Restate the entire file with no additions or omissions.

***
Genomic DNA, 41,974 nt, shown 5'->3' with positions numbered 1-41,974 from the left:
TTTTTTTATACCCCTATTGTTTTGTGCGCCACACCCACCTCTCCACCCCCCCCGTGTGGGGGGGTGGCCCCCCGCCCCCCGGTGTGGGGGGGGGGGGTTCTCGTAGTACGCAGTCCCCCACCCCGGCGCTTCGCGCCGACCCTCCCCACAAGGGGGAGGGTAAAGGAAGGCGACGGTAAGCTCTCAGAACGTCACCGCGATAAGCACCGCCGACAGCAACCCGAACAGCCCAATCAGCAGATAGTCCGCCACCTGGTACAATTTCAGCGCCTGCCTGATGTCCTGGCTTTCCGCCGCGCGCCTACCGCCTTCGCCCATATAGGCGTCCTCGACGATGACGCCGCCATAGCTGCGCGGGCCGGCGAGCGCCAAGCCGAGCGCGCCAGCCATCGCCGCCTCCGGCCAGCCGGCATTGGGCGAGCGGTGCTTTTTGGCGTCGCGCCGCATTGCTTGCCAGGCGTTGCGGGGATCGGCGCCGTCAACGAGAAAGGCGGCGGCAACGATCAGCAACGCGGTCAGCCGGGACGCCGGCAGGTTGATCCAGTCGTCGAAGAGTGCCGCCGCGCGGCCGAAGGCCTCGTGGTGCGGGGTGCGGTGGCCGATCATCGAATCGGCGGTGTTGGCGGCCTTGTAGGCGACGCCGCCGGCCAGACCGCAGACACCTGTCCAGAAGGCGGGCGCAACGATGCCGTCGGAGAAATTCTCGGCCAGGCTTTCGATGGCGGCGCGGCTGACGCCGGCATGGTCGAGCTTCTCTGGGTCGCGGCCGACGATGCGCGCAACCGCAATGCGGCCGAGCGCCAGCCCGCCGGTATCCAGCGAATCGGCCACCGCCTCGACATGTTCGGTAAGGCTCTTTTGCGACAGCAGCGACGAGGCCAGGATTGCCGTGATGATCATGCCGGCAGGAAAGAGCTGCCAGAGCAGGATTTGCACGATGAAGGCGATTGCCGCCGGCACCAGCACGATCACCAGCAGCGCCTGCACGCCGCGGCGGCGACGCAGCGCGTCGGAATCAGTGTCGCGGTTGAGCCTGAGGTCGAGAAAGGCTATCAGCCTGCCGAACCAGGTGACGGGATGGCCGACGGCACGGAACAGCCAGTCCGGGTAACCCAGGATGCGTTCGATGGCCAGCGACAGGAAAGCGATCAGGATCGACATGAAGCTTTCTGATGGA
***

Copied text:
Genomic DNA, 41,974 nt, shown 5'->3' with positions numbered 1-41,974 from the left:
TTTTTTTATACCCCTATTGTTTTGTGCGCCACACCCACCTCTCCACCCCCCCCGTGTGGGGGGGTGGCCCCCCGCCCCCCGGTGTGGGGGGGGGGGGTTCTCGTAGTACGCAGTCCCCCACCCCGGCGCTTCGCGCCGACCCTCCCCACAAGGGGGAGGGTAAAGGAAGGCGACGGTAAGCTCTCAGAACGTCACCGCGATAAGCACCGCCGACAGCAACCCGAACAGCCCAATCAGCAGATAGTCCGCCACCTGGTACAATTTCAGCGCCTGCCTGATGTCCTGGCTTTCCGCCGCGCGCCTACCGCCTTCGCCCATATAGGCGTCCTCGACGATGACGCCGCCATAGCTGCGCGGGCCGGCGAGCGCCAAGCCGAGCGCGCCAGCCATCGCCGCCTCCGGCCAGCCGGCATTGGGCGAGCGGTGCTTTTTGGCGTCGCGCCGCATTGCTTGCCAGGCGTTGCGGGGATCGGCGCCGTCAACGAGAAAGGCGGCGGCAACGATCAGCAACGCGGTCAGCCGGGACGCCGGCAGGTTGATCCAGTCGTCGAAGAGTGCCGCCGCGCGGCCGAAGGCCTCGTGGTGCGGGGTGCGGTGGCCGATCATCGAATCGGCGGTGTTGGCGGCCTTGTAGGCGACGCCGCCGGCCAGACCGCAGACACCTGTCCAGAAGGCGGGCGCAACGATGCCGTCGGAGAAATTCTCGGCCAGGCTTTCGATGGCGGCGCGGCTGACGCCGGCATGGTCGAGCTTCTCTGGGTCGCGGCCGACGATGCGCGCAACCGCAATGCGGCCGAGCGCCAGCCCGCCGGTATCCAGCGAATCGGCCACCGCCTCGACATGTTCGGTAAGGCTCTTTTGCGACAGCAGCGACGAGGCCAGGATTGCCGTGATGATCATGCCGGCAGGAAAGAGCTGCCAGAGCAGGATTTGCACGATGAAGGCGATTGCCGCCGGCACCAGCACGATCACCAGCAGCGCCTGCACGCCGCGGCGGCGACGCAGCGCGTCGGAATCAGTGTCGCGGTTGAGCCTGAGGTCGAGAAAGGCTATCAGCCTGCCGAACCAGGTGACGGGATGGCCGACGGCACGGAACAGCCAGTCCGGGTAACCCAGGATGCGTTCGATGGCCAGCGACAGGAAAGCGATCAGGATCGACATGAAGCTTTCTGATGGA